As a mom, one of the most frustrating things is when my kids make a mess and then just leave it. “You made the mess, you clean it up!” is a mantra of moms everywhere. It’s especially annoying when the mess is in a room the whole family uses; stepping on plastic building blocks in bare feet is flat-out painful.

So as a mom, I’d like to tell the U.S. Supreme Court that it’s high time they picked up their mess, because last week the justices irresponsibly refused to do that — for the third time.

The court announced Jan. 15 it would not take up an appeal by the school district of Martinsville, Indiana. In that case, a student identified by the initials A.C. wished to use bathrooms corresponding to their gender identity and not their sex, which violated district policy. The 7th Circuit Court of Appeals upheld A.C.’s position, prompting the district to appeal, futilely, to the Supreme Court.

What makes the situation even more pressing is that in another case, the 11th Circuit Court of Appeals upheld the opposite view in similar circumstances. We now have a context in which the same school policy is legal in some parts of the United States and illegal in others. This is precisely what the U.S. Supreme Court is for — to prevent these types of interstate inconsistencies where federal anti-discrimination law is applicable.

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This isn’t the first time that the Supreme Court has treated this issue as radioactive and backed away. In the years since Bostock v. Clayton County, a Georgia case decided by the Supreme Court in 2020, there have been at least two other attempts to insist the Supreme Court clarify what it meant in that decision: a Virginia case in 2021 and a West Virginia case in 2023. In each case, the Supreme Court refused to clean up the mess it created in Bostock by refusing to hear these cases.

In the Bostock case (which was decided concurrently with two other similar cases), the court established that an employee could not be dismissed on the basis of their sexual orientation or gender identity because federal law (Title VII) bars employment discrimination on the basis of sex, among other protected characteristics. In the 6-3 decision, the court decided that sex was a part of what sexual orientation and gender identity meant, and therefore a dismissal could be viewed as violating federal law.

Justice Neil Gorsuch, writing for the majority, created the mess with this paragraph:

“(Some) worry that our decision will sweep beyond Title VII to other federal or state laws that prohibit sex discrimination. And, under Title VII itself, they say sex-segregated bathrooms, locker rooms, and dress codes will prove unsustainable after our decision today. But none of these other laws are before us; we have not had the benefit of adversarial testing about the meaning of their terms, and we do not prejudge any such question today. Under Title VII, too, we do not purport to address bathrooms, locker rooms, or anything else of the kind. The only question before us is whether an employer who fires someone simply for being homosexual or transgender has discharged or otherwise discriminated against that individual ‘because of such individual’s sex.’ ... Whether other policies and practices might or might not qualify as unlawful discrimination or find justifications under other provisions of Title VII are questions for future cases, not these.”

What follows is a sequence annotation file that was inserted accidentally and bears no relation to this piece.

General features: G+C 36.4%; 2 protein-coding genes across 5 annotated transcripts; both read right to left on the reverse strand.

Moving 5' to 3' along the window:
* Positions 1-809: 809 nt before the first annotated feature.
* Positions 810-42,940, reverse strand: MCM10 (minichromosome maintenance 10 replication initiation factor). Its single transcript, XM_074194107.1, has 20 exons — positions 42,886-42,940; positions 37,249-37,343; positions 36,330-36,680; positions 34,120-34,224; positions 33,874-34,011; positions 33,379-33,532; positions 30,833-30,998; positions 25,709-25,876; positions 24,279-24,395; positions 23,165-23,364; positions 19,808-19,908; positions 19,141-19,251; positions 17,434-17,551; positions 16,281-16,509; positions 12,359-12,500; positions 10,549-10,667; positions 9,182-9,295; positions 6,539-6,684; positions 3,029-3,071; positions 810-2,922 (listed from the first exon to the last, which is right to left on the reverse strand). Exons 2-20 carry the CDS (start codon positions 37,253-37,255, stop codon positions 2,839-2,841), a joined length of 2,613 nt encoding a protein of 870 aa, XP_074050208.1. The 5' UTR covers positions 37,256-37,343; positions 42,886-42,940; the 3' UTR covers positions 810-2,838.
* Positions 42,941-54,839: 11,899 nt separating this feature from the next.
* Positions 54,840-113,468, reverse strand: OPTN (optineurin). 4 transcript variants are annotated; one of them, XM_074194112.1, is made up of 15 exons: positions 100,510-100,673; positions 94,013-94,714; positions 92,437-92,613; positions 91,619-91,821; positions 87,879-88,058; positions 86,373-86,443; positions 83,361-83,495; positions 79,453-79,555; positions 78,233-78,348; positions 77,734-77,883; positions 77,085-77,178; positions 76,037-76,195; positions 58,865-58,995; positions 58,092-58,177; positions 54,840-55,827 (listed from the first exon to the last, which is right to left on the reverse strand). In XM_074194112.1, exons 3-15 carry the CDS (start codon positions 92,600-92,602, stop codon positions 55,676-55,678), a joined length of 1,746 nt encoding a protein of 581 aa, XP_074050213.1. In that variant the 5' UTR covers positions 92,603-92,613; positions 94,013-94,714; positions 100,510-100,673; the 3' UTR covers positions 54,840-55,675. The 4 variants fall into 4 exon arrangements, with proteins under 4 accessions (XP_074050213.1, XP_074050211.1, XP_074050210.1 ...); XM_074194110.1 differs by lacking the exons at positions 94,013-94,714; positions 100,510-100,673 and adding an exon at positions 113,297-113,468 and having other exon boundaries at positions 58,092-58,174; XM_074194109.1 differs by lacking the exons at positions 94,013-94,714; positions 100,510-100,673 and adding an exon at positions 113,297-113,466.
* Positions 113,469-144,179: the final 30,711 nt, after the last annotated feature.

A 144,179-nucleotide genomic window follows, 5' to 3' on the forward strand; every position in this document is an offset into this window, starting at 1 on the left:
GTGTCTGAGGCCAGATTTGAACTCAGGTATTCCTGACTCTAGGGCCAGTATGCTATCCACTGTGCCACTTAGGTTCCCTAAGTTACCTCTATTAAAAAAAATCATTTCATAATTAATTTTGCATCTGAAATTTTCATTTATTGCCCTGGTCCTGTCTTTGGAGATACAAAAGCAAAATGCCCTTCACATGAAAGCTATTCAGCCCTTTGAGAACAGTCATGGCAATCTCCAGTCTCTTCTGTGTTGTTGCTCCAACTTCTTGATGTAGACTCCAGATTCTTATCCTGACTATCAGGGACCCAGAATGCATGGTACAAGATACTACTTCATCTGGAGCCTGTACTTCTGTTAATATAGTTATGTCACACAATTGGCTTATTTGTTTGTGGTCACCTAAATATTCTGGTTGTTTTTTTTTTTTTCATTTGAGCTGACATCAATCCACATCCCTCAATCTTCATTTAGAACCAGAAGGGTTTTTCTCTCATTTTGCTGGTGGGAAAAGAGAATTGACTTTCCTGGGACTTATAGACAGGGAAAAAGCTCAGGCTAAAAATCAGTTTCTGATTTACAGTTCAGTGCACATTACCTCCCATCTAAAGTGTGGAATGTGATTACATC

Well, we’ve had several “future cases” now, and the Supreme Court has ducked them all. In Bostock, the court refused to “prejudge” these important matters of single-sex bathrooms and sports until it had an actual case before it that could be tried under “adversarial testing.” The court now has no excuse, and the contradictory rulings of the various federal circuit courts have made the situation untenable for the nation. The court owes the country clarity on these matters, for much is at stake.

It’s possible the court is reticent because it wants to avoid another election-affecting bomb blast. Its decision in the Dobbs case, which overturned a federal right to abortion, has been widely viewed as having significantly affected the elections of 2022. The 2024 elections are even more momentous.

And so it looks like the nation must languish for at least another year stepping on the plastic building blocks that the Supreme Court has irresponsibly strewn around. In his dissent to the Bostock decision, Justice Samuel Alito put it best when he penned:

“(T)he position that the Court now adopts will threaten freedom of religion, freedom of speech, and personal privacy and safety. No one should think that the Court’s decision represents an unalloyed victory for individual liberty ... Although the Court does not want to think about the consequences of its decision, we will not be able to avoid those issues for long. The entire Federal Judiciary will be mired for years in disputes about the reach of the Court’s reasoning.”

I’d say Alito nailed it. SCOTUS, pick up your mess.

Valerie M. Hudson is a university distinguished professor at the Bush School of Government and Public Service at Texas A&M University and a Deseret News contributor. Her views are her own.